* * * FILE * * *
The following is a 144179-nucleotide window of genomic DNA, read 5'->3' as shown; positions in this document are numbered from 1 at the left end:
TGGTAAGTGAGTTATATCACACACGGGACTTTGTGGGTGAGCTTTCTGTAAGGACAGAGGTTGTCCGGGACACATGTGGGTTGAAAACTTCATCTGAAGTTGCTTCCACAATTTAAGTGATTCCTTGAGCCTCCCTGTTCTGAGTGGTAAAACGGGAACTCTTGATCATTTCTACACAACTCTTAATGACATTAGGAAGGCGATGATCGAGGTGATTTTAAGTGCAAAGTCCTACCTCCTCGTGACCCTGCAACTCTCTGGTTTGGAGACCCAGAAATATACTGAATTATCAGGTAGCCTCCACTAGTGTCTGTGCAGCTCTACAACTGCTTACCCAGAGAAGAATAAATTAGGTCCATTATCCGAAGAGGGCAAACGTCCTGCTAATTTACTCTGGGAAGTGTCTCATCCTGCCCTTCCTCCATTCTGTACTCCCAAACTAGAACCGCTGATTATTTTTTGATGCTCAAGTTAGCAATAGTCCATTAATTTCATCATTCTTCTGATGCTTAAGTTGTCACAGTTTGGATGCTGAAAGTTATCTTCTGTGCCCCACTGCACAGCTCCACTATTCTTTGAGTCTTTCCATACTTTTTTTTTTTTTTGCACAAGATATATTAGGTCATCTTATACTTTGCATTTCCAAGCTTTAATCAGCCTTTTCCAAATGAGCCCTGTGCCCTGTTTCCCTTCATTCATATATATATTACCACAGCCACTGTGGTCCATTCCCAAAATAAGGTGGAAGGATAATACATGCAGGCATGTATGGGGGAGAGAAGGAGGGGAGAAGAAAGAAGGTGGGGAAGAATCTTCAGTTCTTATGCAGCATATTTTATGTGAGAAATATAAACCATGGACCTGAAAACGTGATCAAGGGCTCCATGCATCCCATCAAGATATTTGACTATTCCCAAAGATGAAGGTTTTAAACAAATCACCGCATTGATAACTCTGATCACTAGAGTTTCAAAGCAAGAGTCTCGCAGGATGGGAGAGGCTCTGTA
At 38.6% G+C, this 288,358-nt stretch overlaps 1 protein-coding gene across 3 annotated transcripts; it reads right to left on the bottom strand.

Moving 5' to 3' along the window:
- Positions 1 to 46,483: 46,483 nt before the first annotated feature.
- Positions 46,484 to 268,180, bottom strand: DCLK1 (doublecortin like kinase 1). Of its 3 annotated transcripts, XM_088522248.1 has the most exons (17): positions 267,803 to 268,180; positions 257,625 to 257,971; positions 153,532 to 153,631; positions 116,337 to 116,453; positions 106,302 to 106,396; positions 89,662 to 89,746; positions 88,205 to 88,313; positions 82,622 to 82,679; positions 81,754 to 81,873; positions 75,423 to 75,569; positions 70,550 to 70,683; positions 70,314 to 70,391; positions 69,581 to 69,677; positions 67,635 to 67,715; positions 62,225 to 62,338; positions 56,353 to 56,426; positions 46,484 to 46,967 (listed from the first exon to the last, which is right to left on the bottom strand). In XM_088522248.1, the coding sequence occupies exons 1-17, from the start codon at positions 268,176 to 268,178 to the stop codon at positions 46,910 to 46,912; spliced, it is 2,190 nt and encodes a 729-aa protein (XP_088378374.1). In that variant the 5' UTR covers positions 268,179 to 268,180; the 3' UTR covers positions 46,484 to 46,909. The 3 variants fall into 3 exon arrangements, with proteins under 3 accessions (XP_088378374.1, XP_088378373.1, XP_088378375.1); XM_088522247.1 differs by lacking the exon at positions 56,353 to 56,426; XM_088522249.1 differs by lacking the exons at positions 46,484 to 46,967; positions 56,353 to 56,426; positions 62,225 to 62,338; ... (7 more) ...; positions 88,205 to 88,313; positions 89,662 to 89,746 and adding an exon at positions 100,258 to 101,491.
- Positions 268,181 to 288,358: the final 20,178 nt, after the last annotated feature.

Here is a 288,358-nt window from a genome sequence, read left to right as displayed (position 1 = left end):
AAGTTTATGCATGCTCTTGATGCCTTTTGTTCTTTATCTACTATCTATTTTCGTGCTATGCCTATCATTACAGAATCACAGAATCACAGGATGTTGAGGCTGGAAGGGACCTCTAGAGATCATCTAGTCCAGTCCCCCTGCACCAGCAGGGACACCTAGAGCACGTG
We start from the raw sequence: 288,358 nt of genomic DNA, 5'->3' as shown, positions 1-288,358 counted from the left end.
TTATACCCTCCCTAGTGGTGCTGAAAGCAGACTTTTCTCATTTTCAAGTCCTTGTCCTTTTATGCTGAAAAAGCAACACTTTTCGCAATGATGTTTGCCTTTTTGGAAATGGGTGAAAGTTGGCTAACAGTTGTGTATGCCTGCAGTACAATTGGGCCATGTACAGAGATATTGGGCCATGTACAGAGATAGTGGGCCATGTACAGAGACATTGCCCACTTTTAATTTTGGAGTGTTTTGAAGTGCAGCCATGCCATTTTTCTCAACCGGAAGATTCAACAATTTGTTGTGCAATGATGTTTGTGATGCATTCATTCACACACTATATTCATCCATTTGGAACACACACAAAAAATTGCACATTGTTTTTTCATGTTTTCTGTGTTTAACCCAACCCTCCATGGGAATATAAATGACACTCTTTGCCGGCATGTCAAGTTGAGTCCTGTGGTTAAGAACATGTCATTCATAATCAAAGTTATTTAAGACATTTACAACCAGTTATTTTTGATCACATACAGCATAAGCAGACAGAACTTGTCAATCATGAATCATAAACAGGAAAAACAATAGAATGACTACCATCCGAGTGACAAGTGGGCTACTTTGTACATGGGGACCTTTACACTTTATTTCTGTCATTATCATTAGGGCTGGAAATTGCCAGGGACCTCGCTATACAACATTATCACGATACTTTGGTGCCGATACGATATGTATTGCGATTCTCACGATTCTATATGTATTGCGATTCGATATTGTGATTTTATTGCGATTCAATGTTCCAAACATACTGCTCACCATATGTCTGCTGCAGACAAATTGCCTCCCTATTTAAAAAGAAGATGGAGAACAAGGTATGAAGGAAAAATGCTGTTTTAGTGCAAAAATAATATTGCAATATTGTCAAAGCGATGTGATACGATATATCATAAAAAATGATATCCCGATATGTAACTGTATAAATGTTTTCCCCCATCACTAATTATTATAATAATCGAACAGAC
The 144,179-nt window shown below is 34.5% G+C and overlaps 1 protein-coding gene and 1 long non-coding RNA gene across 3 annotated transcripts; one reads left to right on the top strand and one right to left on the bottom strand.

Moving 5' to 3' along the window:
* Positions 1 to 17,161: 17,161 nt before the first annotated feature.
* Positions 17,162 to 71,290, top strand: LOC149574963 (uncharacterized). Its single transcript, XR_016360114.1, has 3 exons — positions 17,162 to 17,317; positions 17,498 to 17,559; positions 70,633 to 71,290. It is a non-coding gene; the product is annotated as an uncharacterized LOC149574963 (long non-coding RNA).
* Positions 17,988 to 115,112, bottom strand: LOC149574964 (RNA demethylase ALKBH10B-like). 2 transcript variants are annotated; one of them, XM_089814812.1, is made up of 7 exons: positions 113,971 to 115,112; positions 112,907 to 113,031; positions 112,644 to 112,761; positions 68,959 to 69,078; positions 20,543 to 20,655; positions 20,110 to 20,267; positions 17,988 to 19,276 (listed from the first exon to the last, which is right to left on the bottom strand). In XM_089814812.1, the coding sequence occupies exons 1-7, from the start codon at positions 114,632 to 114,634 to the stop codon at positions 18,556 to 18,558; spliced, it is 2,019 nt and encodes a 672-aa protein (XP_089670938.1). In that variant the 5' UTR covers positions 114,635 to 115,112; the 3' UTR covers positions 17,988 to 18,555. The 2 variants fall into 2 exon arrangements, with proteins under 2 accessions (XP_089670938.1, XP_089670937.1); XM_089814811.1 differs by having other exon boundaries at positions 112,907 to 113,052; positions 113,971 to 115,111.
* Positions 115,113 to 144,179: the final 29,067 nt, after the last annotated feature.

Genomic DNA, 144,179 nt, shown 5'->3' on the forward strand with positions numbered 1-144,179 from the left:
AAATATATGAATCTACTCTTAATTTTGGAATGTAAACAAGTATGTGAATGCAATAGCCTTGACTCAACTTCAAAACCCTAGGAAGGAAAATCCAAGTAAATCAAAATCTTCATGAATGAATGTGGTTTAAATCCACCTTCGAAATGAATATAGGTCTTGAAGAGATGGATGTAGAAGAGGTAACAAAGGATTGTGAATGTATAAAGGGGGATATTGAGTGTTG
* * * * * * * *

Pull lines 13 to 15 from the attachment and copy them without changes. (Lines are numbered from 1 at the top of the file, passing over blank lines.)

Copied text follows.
Moving 5' to 3' along the window:
* Positions 1 to 17,161: 17,161 nt before the first annotated feature.
* Positions 17,162 to 71,290, top strand: LOC149574963 (uncharacterized). Its single transcript, XR_016360114.1, has 3 exons — positions 17,162 to 17,317; positions 17,498 to 17,559; positions 70,633 to 71,290. It is a non-coding gene; the product is annotated as an uncharacterized LOC149574963 (long non-coding RNA).